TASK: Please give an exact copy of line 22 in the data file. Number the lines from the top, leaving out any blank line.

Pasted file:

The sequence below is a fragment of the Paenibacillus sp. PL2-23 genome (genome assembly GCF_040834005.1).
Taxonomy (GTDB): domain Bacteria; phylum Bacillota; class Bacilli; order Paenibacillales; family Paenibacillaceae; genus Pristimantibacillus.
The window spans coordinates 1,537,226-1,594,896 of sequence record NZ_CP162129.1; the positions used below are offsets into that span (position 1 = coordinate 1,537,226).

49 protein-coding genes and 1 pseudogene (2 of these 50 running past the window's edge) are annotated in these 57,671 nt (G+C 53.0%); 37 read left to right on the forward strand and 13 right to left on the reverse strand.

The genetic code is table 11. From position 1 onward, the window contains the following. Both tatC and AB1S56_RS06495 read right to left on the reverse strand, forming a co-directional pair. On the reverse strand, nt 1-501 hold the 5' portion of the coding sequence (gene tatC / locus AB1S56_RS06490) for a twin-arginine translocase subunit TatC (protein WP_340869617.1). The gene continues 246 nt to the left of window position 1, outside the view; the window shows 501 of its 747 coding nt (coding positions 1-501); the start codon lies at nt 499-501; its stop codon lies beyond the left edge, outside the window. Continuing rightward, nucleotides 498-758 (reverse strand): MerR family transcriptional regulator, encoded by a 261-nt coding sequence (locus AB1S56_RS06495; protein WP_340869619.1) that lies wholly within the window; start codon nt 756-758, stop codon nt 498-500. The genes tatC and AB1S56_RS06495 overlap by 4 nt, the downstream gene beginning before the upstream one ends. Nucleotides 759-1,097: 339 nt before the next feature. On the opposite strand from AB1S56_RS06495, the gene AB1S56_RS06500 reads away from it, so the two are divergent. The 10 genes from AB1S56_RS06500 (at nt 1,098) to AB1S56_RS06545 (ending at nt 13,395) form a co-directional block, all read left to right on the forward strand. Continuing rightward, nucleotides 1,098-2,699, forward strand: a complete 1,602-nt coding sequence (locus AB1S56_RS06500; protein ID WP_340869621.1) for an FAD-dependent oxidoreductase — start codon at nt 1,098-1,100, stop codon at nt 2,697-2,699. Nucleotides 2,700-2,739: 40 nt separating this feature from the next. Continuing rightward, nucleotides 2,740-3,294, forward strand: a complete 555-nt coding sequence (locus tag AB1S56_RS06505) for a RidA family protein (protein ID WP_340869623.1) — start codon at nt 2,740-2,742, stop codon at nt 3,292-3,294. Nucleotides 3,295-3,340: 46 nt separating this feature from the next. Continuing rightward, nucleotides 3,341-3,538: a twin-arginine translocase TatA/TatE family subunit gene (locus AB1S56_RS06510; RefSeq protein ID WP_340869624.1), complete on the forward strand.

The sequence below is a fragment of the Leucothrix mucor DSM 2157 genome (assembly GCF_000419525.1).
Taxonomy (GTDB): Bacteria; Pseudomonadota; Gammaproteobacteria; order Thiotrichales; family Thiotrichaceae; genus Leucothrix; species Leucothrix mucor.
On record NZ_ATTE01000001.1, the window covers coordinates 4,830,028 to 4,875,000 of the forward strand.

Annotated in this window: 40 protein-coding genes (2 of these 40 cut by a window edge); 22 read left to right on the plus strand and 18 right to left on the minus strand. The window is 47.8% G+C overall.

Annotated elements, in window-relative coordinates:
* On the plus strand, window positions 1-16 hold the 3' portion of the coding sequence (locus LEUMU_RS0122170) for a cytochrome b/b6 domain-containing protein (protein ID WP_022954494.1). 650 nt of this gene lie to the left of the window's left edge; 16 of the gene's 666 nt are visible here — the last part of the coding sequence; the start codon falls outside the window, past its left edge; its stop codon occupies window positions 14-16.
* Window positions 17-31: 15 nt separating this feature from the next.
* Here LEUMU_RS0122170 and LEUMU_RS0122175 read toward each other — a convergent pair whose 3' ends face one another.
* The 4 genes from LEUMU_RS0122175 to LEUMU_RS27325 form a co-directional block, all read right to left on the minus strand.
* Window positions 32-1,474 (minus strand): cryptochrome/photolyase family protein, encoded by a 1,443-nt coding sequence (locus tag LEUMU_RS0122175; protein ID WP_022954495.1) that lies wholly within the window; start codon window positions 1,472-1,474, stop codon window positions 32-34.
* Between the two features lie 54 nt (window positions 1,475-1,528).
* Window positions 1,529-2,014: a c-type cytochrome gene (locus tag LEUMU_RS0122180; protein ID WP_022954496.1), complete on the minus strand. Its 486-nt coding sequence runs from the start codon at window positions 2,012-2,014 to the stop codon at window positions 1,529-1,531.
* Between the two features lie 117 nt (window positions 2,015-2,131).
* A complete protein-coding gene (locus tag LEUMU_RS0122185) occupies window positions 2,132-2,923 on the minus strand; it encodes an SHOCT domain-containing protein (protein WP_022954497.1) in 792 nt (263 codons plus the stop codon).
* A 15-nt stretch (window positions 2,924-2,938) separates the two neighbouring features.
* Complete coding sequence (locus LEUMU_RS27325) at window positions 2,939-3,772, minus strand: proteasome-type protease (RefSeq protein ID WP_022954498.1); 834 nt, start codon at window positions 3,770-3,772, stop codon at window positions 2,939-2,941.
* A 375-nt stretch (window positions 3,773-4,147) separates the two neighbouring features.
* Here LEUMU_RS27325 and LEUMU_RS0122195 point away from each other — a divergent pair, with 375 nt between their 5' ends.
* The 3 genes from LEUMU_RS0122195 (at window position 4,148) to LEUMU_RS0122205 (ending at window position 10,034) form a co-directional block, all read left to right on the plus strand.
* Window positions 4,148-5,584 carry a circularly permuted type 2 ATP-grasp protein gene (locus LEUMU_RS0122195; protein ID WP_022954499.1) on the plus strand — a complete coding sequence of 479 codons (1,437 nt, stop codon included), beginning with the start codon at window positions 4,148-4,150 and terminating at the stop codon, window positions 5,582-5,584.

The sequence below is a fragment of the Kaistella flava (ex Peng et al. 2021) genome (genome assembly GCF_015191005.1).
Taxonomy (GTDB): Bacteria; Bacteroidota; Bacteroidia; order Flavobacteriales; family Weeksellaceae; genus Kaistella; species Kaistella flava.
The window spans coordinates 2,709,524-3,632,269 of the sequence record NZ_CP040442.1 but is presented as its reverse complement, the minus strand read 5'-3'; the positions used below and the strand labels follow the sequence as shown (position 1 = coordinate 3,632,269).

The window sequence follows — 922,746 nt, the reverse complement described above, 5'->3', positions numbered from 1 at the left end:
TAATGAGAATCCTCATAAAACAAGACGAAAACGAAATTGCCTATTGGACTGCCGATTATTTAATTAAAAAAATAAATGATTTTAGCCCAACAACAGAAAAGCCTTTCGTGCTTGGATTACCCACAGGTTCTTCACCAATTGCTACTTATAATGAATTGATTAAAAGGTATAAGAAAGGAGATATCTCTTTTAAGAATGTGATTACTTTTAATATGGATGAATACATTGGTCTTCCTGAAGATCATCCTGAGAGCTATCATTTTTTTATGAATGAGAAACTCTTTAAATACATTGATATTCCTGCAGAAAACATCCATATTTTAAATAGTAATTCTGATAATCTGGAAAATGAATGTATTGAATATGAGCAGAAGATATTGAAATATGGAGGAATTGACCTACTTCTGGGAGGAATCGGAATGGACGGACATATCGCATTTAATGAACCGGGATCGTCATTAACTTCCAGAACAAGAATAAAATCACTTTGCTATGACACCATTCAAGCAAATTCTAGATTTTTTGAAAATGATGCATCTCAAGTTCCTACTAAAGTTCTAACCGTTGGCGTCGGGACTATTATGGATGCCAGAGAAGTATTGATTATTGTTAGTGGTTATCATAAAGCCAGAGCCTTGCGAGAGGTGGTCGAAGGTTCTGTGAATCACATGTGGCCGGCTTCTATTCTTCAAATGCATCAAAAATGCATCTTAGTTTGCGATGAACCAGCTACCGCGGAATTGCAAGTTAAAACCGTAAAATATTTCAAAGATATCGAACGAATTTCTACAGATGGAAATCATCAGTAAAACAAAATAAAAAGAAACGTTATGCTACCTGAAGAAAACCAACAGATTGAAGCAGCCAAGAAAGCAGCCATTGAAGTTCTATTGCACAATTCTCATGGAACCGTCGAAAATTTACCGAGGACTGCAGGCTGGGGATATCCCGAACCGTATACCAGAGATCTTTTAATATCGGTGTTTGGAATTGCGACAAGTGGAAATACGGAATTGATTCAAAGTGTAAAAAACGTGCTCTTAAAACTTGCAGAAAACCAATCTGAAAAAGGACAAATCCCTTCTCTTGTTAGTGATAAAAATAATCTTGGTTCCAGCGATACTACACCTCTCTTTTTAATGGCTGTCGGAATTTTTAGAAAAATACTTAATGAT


* A 375-nt stretch (window positions 3,773-4,147) separates the two neighbouring features.